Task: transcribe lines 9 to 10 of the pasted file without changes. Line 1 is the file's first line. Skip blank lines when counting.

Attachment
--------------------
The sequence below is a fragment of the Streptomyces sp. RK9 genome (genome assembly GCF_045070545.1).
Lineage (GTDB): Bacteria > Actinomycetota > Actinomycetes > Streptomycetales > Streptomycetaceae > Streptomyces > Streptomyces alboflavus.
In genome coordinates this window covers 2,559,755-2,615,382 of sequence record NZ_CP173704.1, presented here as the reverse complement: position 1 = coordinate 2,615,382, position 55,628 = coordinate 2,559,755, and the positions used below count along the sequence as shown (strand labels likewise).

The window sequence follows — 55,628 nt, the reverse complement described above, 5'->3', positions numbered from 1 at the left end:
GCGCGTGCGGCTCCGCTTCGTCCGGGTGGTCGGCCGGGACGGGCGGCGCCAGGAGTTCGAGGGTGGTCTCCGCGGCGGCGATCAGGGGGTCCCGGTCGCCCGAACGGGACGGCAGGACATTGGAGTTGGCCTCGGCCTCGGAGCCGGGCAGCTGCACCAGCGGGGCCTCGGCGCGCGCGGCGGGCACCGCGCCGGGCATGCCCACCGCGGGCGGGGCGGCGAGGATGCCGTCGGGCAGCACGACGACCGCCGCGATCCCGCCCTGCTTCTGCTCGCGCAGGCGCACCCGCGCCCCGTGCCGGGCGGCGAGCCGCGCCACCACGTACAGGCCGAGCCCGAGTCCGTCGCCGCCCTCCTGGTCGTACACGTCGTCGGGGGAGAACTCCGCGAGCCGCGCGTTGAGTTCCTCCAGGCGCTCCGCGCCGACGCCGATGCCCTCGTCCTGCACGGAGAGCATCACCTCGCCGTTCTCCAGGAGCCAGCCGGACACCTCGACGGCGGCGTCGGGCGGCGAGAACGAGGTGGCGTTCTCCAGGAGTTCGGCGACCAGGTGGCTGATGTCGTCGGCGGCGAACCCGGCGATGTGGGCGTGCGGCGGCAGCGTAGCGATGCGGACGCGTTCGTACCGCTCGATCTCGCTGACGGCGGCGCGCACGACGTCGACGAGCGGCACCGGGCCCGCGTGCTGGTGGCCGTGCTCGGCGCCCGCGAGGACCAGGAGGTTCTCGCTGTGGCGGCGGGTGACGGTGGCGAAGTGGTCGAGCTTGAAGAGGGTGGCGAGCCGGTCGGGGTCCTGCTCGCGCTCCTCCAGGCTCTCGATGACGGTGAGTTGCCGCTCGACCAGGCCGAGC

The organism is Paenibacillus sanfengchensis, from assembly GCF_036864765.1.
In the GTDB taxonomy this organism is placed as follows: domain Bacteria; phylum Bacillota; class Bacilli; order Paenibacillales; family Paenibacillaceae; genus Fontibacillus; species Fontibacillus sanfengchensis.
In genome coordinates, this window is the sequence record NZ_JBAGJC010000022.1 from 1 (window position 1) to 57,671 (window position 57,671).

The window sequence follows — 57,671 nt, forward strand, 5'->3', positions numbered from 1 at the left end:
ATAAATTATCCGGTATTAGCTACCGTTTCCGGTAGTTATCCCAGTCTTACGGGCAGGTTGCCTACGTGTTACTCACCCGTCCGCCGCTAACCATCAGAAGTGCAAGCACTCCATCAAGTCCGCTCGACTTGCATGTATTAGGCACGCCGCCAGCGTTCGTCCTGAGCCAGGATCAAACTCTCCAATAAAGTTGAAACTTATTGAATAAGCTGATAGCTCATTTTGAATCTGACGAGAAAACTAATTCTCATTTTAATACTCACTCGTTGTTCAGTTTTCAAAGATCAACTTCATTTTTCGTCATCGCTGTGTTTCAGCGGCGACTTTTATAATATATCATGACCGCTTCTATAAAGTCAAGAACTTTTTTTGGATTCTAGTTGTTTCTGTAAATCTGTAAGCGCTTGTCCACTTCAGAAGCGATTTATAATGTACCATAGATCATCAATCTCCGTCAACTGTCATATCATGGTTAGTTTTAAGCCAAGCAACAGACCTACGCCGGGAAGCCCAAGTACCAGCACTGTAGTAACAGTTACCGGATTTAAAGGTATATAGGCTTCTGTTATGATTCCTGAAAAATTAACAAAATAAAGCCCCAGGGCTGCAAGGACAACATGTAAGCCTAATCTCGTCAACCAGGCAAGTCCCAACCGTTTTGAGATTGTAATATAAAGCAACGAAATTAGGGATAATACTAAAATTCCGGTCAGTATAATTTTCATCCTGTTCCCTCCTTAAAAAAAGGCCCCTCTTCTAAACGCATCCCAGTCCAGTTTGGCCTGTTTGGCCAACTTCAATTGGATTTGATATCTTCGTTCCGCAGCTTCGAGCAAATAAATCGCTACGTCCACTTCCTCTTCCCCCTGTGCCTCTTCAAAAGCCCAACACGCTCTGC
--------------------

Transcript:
The window sequence follows — 57,671 nt, forward strand, 5'->3', positions numbered from 1 at the left end:
ATAAATTATCCGGTATTAGCTACCGTTTCCGGTAGTTATCCCAGTCTTACGGGCAGGTTGCCTACGTGTTACTCACCCGTCCGCCGCTAACCATCAGAAGTGCAAGCACTCCATCAAGTCCGCTCGACTTGCATGTATTAGGCACGCCGCCAGCGTTCGTCCTGAGCCAGGATCAAACTCTCCAATAAAGTTGAAACTTATTGAATAAGCTGATAGCTCATTTTGAATCTGACGAGAAAACTAATTCTCATTTTAATACTCACTCGTTGTTCAGTTTTCAAAGATCAACTTCATTTTTCGTCATCGCTGTGTTTCAGCGGCGACTTTTATAATATATCATGACCGCTTCTATAAAGTCAAGAACTTTTTTTGGATTCTAGTTGTTTCTGTAAATCTGTAAGCGCTTGTCCACTTCAGAAGCGATTTATAATGTACCATAGATCATCAATCTCCGTCAACTGTCATATCATGGTTAGTTTTAAGCCAAGCAACAGACCTACGCCGGGAAGCCCAAGTACCAGCACTGTAGTAACAGTTACCGGATTTAAAGGTATATAGGCTTCTGTTATGATTCCTGAAAAATTAACAAAATAAAGCCCCAGGGCTGCAAGGACAACATGTAAGCCTAATCTCGTCAACCAGGCAAGTCCCAACCGTTTTGAGATTGTAATATAAAGCAACGAAATTAGGGATAATACTAAAATTCCGGTCAGTATAATTTTCATCCTGTTCCCTCCTTAAAAAAAGGCCCCTCTTCTAAACGCATCCCAGTCCAGTTTGGCCTGTTTGGCCAACTTCAATTGGATTTGATATCTTCGTTCCGCAGCTTCGAGCAAATAAATCGCTACGTCCACTTCCTCTTCCCCCTGTGCCTCTTCAAAAGCCCAACACGCTCTGC